Lest we forget the universal anxiety-maker: Financial stress.

 

Let me guess, this is your brain on financial stress:

“I’m not making enough!”

“I never feel like I’m getting ahead.”

“I spend everything I make!”

“I’m working my butt off but I’m not reaching my financial goals.”

“I’m feeling out of control financially.”

 

I’ve been there too, babe! Here’s what I suggest:

  1. Make a money plan that involves setting some goals; putting aside a portion of all money that comes in; paying yourself; and saving for something specific and exciting (like a holiday, or a very specific investment).  
  2. Stick to a new boundary minimum for your bank balance. So, for example, committing to never ever having less than say $5,000 in your business bank account.
  3. Track your progress against your money goals daily.
  4. Read the book Profit First: Transform Your Business from a Cash-Eating Monster to a Money-Making Machine by Mike Michalowicz.  Check it out, there are lots of great, practical tips in there if you know that you’re entrepreneurial anxiety is really tied to financial stress.

 

Inaction on my ‘purpose work’ triggers anxiety.

 

If you’re not living in alignment with your values and priorities or birthing the projects/art you know you must? Chances are you’re gonna stress yourself the eff out.

 

I get down on myself when I don’t follow through on the purpose projects I really want to put out into the world, or when I have great ideas but they go stale because I just never get started, or when I let my fear become more powerful than my dreams, or when I ignore the voice of my Inner Sage* or intuition.

 

I start worrying: “Will I ever live up to my potential?”  and those anxious feelings rear up.

 

To avoid that mofo, I aim to make progress that I’m proud of daily by dedicating at least 30 minutes every single day to further my most important purpose project. It’s crazy how even just half an hour a day can keep me feeling like I’m progressing my calling.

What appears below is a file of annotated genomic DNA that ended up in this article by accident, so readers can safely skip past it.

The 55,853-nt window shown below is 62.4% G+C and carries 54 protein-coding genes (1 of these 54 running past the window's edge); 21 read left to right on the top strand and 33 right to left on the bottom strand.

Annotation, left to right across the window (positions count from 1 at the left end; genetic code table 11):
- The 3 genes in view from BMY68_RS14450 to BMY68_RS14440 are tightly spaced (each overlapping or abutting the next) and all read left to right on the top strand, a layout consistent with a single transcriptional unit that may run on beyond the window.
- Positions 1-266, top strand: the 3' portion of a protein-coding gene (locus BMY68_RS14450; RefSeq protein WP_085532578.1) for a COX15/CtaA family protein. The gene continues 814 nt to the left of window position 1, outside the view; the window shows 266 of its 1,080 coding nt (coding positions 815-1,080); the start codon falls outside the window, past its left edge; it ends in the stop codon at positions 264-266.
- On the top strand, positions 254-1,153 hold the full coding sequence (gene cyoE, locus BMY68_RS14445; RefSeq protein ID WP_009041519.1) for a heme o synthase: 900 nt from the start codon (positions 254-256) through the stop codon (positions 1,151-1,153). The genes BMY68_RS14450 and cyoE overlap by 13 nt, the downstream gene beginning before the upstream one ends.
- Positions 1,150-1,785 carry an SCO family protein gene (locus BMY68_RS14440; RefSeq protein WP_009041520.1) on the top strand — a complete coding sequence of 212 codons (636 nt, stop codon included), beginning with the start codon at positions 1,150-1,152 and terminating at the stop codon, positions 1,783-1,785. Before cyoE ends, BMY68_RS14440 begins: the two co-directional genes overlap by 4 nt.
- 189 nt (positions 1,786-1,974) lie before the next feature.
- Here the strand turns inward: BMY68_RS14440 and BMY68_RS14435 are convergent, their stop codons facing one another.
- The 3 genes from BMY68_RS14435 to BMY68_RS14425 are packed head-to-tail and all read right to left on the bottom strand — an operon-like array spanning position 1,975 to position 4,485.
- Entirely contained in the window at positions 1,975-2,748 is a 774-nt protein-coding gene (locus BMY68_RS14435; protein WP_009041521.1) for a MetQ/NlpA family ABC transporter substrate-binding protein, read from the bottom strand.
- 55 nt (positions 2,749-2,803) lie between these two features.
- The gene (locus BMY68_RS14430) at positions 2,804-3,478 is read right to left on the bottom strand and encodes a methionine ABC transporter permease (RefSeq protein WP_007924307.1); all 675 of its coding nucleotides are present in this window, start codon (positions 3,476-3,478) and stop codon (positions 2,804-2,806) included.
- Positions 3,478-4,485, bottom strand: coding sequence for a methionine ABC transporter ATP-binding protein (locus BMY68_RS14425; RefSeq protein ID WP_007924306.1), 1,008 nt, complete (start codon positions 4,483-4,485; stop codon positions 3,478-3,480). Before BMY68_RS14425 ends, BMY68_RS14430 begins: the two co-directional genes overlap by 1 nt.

If you get anxious when you feel you’re not doing enough, I challenge you to spend just 30 minutes a day on furthering your most important purpose projects.

 

Don’t think you have 30 minutes?

 

Three great books that always inspire me to make the time to take action on my most important stuff: The ONE Thing: The Surprisingly Simple Truth Behind Extraordinary Results by Gary Keller with Jay Papasan, Deep Work: Rules for Focused Success in a Distracted World by Cal Newport, and The War of Art by Steven Pressfield.

 

They are each pretty easy reads – and available on audiobook if that’s better for you. They’re just the ticket if you want to reawaken to your purpose, and feel amazing about your work, every day.

 

**

 

Have you ever experienced entrepreneurial anxiety? I hope my tips and little routines have inspired you!  Please know you’re not alone.  SO MANY women I talk to (including those who have built massive communities and impressive empires!) can relate.  

 

You’ve got this!

 

*BTW: Have you met your Inner Sage?  If you have no idea what I’m talking about, hang tight, I’m putting the finishes touches on a free workshop all about her for you!

 

This post may contain affiliate links.  For more info, you can check out our disclaimer policy here.

 

Kate xo
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About Kate

Through her passion-fuelled coaching, consulting and writing, Dr Kate Byrne helps women coaches and consultants intentionally engineer success so they can shine neon bright in business. She is an advocate for being all in, charging what you’re really worth and premium pricing.

Connect with Kate now at Betty Means Business, on Facebook, Twitter and Instagram.

  • Fantastic post Kate, I have been speaking about this topic a lot in the last fortnight with so many women and it is so relevant. I absolutely agree with every point you have made here. Movement, self care, down time, Thanks for sharing this message.